Banning construction will have serious implications: Maharashtra govt to Bombay HC

THE STATE government Tuesday told the Bombay High Court there could be “serious implications” if new construction is banned in the city to curb illegal dumping of solid waste. Stating that “concrete steps” had been taken to curb dumping, the government said it was not necessary to impose restrictions on further development in Mumbai. “Stoppage […]

Written by Ruhi Bhasin | Mumbai | Published: February 17, 2016 2:39:25 am
maharashtra government, deonar dump, bombay high court, bombay HC, BMC, mumbai news The Bombay High Court

THE STATE government Tuesday told the Bombay High Court there could be “serious implications” if new construction is banned in the city to curb illegal dumping of solid waste.

Stating that “concrete steps” had been taken to curb dumping, the government said it was not necessary to impose restrictions on further development in Mumbai. “Stoppage of construction is a policy decision that needs to be considered from several different points, and may turn out to be a solution more problematic than the problem it seeks to address,” stated the state government’s affidavit.

In March, Brihanmumbai Municipal Corporation (BMC) had filed an application before the HC, seeking exemption from immediate of Mulund and Deonar dumping ground. The court has allowed these two sites to function till the end of February.

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On Tuesday, arguing against the ban on construction, the state’s affidavit stated that it would immediately impact property prices, rates of housing finance would be artificially manipulated and slum rehabilitation schemes — which release a lot of land and go a long way in the city’s planned development — would also come to a standstill. Besides, it would adversely effect employment and trade and commerce related to construction.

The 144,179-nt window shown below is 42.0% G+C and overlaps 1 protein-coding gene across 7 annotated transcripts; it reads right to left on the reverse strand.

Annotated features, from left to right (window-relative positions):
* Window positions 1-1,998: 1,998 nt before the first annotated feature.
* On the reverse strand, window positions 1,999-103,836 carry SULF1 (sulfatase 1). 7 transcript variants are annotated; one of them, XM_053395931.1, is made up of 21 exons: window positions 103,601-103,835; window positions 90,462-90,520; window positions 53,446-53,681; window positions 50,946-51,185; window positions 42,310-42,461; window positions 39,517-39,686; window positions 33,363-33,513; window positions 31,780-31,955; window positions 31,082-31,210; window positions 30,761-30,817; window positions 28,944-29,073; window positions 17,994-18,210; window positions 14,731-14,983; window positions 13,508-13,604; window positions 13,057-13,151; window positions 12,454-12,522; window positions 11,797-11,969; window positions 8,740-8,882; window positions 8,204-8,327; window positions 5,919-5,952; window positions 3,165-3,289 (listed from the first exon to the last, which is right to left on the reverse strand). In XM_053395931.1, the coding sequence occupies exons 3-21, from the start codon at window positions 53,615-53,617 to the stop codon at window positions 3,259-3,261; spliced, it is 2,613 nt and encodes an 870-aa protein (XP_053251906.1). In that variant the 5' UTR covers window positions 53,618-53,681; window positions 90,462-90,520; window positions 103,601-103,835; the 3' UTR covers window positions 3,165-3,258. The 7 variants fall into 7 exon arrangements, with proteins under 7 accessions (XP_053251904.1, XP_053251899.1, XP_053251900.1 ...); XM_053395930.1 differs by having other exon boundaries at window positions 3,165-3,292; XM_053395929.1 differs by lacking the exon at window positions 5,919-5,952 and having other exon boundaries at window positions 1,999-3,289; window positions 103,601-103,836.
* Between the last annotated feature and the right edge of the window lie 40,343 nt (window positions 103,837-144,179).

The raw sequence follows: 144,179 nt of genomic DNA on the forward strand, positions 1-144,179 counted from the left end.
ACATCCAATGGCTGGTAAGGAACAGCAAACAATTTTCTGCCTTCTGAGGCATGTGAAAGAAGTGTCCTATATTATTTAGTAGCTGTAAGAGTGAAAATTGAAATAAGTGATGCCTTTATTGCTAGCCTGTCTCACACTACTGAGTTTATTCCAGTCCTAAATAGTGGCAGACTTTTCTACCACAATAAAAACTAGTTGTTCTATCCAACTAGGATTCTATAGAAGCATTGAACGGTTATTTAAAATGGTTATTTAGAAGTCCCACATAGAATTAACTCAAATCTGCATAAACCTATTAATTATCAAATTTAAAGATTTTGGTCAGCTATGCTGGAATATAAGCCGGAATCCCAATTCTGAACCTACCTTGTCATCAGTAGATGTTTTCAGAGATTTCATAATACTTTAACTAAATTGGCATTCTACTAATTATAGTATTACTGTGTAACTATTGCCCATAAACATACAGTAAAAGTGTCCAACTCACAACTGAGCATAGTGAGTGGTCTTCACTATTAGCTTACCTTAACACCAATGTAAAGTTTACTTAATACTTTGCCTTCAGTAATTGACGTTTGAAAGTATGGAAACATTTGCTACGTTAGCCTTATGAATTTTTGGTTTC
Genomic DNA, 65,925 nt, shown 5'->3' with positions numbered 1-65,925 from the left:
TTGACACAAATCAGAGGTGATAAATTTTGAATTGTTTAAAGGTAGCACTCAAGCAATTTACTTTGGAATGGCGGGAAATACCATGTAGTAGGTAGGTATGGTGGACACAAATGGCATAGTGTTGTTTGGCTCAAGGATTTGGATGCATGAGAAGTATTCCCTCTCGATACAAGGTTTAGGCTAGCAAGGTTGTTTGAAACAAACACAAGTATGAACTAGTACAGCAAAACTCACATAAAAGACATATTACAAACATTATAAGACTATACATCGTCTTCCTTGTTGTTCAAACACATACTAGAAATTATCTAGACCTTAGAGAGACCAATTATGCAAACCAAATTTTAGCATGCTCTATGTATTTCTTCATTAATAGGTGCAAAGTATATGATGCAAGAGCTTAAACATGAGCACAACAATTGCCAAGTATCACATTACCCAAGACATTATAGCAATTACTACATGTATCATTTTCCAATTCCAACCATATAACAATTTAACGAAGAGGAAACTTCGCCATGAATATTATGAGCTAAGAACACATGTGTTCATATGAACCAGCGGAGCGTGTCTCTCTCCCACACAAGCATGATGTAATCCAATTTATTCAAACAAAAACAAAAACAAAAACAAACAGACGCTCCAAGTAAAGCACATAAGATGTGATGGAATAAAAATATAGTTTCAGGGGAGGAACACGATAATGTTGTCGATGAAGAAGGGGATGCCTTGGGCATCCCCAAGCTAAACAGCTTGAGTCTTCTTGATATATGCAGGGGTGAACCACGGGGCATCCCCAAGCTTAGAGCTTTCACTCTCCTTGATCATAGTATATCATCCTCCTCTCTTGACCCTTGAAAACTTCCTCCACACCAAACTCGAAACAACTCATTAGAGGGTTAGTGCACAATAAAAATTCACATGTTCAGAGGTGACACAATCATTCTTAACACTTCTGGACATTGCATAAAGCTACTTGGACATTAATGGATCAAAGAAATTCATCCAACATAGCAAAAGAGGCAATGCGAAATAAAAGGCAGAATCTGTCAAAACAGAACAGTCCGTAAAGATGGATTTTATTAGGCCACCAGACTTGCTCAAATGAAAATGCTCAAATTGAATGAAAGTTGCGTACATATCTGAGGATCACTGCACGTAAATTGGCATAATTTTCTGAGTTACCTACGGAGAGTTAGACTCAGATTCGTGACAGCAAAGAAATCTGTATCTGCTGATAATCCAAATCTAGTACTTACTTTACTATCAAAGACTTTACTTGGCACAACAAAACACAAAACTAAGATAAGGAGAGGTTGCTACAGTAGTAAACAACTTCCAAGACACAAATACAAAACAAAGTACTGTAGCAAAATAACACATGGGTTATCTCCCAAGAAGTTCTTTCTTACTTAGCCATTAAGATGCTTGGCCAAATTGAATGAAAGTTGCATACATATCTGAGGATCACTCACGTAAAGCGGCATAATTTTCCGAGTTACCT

The state said that it had already taken certain steps to address the issue of illegal dumping of waste, and even issued a circular to the BMC on Monday, which asks the civic body to “impose the condition of segregating waste and process bio-degradable waste within the plot area in a scientific manner by the occupier of the premises while granting permission of development,”. The circular adds that some area should be reserved for a recreation ground while permitting construction on an area of more than 2000 sqm, and processing of waste should be allowed in such a ground. The state also pointed out that it had handed over more land for setting up processing sites at Kanjurmarg, Airoli and Taloja.

The court had earlier asked the state government and the BMC to inform them about the category of construction which is in progress in the city. In in its reply, the government has said that an analysis of the development proposals reveals that most of the proposals being received are for redevelopment and not for fresh development. The HC had also asked for an impact assessment study to be carried out on generation of solid waste management. “Till such study is not made some ban should be there,” the court had said.

Asking the BMC on how much more land was required to meet future needs for waste processing, the BMC said 50 hectares would be required even after Kanjurmarg, Taloja and Airoli are operational, to process around 14,000 MT of waste per day.

“We have been given an additional 52 hectares in Kanjurmarg. Once we get clearance from the Ministry of Environment and Forest and Climate Change, it will take six months to start the plant. Thereafter, we can close down Mulund. It will take another three years to start a waste-to-energy plant in Deonar,” said S U Kamdar, the senior counsel appearing for BMC.

He also asked for police assistance to deal with miscreants around the Deonar dumping ground.

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